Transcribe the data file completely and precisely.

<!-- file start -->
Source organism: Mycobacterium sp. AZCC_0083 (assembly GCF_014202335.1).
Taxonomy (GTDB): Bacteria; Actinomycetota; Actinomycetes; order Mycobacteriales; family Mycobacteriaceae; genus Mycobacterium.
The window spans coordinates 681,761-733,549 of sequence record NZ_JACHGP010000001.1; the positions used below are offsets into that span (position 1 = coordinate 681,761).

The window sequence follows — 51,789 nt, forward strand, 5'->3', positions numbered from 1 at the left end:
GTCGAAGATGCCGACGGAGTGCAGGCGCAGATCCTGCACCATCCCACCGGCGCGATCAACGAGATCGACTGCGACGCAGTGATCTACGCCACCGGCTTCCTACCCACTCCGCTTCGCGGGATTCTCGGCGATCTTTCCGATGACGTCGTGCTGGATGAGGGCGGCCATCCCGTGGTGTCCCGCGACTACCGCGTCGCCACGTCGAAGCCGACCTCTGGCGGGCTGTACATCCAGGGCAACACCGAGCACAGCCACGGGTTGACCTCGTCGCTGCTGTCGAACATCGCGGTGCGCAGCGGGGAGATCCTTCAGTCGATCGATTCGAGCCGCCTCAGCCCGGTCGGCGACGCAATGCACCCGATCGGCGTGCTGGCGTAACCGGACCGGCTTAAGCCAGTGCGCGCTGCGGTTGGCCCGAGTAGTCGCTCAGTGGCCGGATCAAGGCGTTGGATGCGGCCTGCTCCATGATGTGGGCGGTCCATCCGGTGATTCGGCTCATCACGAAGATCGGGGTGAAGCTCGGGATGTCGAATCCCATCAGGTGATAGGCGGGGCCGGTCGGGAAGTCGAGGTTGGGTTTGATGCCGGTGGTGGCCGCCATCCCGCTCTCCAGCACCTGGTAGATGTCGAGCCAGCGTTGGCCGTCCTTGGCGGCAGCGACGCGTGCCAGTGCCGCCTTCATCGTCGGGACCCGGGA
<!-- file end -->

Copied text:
Source organism: Mycobacterium sp. AZCC_0083 (assembly GCF_014202335.1).
Taxonomy (GTDB): Bacteria; Actinomycetota; Actinomycetes; order Mycobacteriales; family Mycobacteriaceae; genus Mycobacterium.
The window spans coordinates 681,761-733,549 of sequence record NZ_JACHGP010000001.1; the positions used below are offsets into that span (position 1 = coordinate 681,761).

The window sequence follows — 51,789 nt, forward strand, 5'->3', positions numbered from 1 at the left end:
GTCGAAGATGCCGACGGAGTGCAGGCGCAGATCCTGCACCATCCCACCGGCGCGATCAACGAGATCGACTGCGACGCAGTGATCTACGCCACCGGCTTCCTACCCACTCCGCTTCGCGGGATTCTCGGCGATCTTTCCGATGACGTCGTGCTGGATGAGGGCGGCCATCCCGTGGTGTCCCGCGACTACCGCGTCGCCACGTCGAAGCCGACCTCTGGCGGGCTGTACATCCAGGGCAACACCGAGCACAGCCACGGGTTGACCTCGTCGCTGCTGTCGAACATCGCGGTGCGCAGCGGGGAGATCCTTCAGTCGATCGATTCGAGCCGCCTCAGCCCGGTCGGCGACGCAATGCACCCGATCGGCGTGCTGGCGTAACCGGACCGGCTTAAGCCAGTGCGCGCTGCGGTTGGCCCGAGTAGTCGCTCAGTGGCCGGATCAAGGCGTTGGATGCGGCCTGCTCCATGATGTGGGCGGTCCATCCGGTGATTCGGCTCATCACGAAGATCGGGGTGAAGCTCGGGATGTCGAATCCCATCAGGTGATAGGCGGGGCCGGTCGGGAAGTCGAGGTTGGGTTTGATGCCGGTGGTGGCCGCCATCCCGCTCTCCAGCACCTGGTAGATGTCGAGCCAGCGTTGGCCGTCCTTGGCGGCAGCGACGCGTGCCAGTGCCGCCTTCATCGTCGGGACCCGGGA